There is, of course, a lot to throw out here. First, spend decent money on a comfy helmet that fits, get a light set (front and rear), and do some good riding before your trip. Saddle time will make all the difference. I do think you will find that as you go three hours of riding a day will not be much as you get stronger (unless of course you want to keep it to 3 hours a day).

    Maps: I generally use mapquest and more so maps from a road atlas/AAA. These can be cut up (or copied and resized), put together and home laminated. No need for $80 maps. Make a route and post it on Bikely.com and ask people around here what they think of your route. May get some helpful replies.

    Tools: I would throw in a set of tire levers, a chain tool, a spoke tool, and patch kit to what you have. Also, cable ties can do wonders in a pinch. Consider fenders to get you on your bike the days it is raining.

    Attire: fit and comfort. Shorts w/ chamois or gel may be nearly necessary. Although I have a friend who tours on a brooks saddle and cutoff dickies.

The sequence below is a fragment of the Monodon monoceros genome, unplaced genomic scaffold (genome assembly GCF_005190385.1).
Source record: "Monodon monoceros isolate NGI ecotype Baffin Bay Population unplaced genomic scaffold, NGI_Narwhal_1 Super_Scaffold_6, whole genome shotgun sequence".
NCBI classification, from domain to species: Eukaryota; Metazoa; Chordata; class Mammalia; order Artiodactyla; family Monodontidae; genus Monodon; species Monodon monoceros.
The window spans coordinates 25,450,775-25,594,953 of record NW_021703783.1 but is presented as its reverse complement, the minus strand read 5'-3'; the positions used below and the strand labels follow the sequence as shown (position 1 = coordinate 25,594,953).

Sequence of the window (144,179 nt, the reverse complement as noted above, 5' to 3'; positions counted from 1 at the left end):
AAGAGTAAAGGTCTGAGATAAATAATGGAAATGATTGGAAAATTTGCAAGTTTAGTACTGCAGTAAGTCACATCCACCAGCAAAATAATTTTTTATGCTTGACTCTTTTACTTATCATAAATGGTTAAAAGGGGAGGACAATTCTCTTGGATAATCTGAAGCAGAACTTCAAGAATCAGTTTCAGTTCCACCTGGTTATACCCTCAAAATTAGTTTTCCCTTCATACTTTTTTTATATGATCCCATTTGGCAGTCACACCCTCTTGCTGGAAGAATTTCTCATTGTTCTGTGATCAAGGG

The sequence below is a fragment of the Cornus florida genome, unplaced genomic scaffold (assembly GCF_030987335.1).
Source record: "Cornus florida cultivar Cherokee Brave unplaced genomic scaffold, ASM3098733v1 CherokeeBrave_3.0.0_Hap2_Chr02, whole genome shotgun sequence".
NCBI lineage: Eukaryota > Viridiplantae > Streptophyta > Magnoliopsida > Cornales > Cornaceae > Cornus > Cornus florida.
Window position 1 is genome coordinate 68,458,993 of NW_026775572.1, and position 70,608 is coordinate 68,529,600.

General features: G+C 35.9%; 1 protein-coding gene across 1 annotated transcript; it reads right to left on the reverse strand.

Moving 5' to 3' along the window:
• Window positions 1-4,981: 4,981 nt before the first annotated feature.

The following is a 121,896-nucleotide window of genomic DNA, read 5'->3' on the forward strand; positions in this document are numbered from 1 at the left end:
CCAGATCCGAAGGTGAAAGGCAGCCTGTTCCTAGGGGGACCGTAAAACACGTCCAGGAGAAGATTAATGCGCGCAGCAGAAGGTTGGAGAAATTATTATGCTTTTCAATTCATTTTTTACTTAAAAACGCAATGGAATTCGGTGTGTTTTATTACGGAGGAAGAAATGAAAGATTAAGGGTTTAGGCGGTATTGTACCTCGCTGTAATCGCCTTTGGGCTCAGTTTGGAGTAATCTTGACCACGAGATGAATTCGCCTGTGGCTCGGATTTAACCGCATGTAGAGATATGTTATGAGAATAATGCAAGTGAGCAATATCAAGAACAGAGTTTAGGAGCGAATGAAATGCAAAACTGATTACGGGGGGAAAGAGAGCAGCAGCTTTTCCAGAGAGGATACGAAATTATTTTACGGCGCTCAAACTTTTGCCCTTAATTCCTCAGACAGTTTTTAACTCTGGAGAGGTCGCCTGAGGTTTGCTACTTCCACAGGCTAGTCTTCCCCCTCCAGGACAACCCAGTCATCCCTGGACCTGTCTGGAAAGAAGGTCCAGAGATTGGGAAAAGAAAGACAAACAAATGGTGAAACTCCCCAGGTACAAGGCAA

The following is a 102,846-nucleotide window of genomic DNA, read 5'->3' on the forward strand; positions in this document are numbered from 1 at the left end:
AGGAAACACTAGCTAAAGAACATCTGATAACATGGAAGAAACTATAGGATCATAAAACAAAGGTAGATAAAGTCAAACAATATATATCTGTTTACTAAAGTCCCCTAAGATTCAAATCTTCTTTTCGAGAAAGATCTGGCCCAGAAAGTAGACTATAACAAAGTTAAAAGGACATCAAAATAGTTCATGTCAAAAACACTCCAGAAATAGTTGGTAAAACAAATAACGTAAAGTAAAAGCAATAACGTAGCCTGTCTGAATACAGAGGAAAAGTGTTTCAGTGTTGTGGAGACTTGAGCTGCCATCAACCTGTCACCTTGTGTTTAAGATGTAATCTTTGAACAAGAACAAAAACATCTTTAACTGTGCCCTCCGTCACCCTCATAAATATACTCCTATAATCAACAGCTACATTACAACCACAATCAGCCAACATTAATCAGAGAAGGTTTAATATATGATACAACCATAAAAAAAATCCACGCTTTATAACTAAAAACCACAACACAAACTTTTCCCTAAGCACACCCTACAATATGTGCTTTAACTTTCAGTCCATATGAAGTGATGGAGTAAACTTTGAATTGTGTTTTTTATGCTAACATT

No need for cycling shoes. But I would recommend at least toe clips (cages on the pedals) which the c'dale may already have. (I prefer these on tour to clipless pedals 9 times out of 10)

    I hope this is a good start to help. I am excited for you! Be safe.
    zgjd

  4. #4
    Professional Fuss-Budget Bacciagalupe's Avatar
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    FWIW, I am not a big fan of the "ultra dirt cheap" touring mentality or stealth camping (in the US that is). And normally I'd advise you do some touring first to get some experience. I kind of doubt that will happen though, so...